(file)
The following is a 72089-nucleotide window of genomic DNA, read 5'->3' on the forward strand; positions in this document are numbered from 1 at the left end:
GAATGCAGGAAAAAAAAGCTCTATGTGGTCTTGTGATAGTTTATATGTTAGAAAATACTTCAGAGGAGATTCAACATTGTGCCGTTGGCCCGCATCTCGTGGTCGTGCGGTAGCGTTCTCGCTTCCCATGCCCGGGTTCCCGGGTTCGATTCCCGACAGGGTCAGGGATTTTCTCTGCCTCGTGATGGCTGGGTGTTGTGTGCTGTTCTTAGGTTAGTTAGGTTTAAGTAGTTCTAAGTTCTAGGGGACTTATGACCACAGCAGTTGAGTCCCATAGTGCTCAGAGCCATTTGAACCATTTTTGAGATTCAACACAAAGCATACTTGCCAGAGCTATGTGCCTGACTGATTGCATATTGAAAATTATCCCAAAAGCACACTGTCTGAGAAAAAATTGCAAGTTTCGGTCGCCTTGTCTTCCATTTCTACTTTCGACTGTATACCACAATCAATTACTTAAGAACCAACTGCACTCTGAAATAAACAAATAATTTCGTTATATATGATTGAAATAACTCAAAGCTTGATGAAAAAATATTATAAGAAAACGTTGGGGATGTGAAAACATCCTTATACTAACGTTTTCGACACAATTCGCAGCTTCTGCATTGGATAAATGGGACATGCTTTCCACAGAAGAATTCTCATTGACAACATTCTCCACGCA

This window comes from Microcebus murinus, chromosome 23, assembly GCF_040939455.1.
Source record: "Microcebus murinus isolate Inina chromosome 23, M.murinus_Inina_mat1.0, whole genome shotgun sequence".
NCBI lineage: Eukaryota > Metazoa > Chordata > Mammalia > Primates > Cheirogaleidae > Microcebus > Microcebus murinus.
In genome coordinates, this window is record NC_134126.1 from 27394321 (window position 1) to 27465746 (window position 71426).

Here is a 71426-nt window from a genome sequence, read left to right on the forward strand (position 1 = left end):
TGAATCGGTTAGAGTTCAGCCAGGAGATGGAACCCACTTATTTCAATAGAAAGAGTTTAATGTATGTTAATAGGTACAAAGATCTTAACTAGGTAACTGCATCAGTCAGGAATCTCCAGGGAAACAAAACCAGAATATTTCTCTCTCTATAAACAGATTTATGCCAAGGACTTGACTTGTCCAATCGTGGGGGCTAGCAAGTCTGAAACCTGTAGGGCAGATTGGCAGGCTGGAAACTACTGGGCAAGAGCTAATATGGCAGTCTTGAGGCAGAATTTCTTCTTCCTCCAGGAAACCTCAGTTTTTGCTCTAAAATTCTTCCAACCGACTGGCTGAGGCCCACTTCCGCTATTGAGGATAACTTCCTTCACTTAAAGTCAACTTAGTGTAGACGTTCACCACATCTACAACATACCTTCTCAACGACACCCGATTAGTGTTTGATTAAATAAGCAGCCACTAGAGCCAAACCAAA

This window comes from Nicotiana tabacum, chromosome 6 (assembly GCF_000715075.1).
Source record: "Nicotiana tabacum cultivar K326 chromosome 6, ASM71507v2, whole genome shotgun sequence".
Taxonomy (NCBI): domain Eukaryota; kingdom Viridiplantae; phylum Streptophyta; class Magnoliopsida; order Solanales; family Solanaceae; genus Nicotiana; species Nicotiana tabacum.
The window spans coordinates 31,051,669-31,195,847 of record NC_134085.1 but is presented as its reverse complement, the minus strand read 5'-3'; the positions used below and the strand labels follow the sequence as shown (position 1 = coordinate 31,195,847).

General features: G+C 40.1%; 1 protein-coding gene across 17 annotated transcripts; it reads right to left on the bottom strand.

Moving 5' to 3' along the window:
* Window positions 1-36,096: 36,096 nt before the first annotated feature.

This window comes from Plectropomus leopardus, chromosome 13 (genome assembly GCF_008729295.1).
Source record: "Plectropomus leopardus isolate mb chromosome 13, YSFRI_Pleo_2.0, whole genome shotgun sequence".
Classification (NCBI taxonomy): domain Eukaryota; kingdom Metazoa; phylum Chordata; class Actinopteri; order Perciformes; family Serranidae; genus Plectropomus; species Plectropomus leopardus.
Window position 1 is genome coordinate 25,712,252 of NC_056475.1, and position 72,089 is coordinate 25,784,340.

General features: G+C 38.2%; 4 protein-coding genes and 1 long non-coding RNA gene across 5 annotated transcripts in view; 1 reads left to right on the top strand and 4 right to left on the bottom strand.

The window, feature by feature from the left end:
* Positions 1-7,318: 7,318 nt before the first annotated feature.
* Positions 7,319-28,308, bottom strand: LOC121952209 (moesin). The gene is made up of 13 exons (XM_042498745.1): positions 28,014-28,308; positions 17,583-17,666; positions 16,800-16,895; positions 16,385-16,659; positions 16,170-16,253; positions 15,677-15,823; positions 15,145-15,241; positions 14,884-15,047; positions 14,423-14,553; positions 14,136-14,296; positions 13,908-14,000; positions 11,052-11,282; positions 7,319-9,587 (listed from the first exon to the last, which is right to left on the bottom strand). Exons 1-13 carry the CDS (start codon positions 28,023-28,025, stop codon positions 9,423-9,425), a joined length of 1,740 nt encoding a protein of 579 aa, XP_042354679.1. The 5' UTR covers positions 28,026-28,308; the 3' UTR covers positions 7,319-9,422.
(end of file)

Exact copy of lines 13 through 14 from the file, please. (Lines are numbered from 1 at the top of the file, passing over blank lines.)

General features: G+C 40.1%; 1 protein-coding gene across 17 annotated transcripts; it reads right to left on the bottom strand.

Moving 5' to 3' along the window: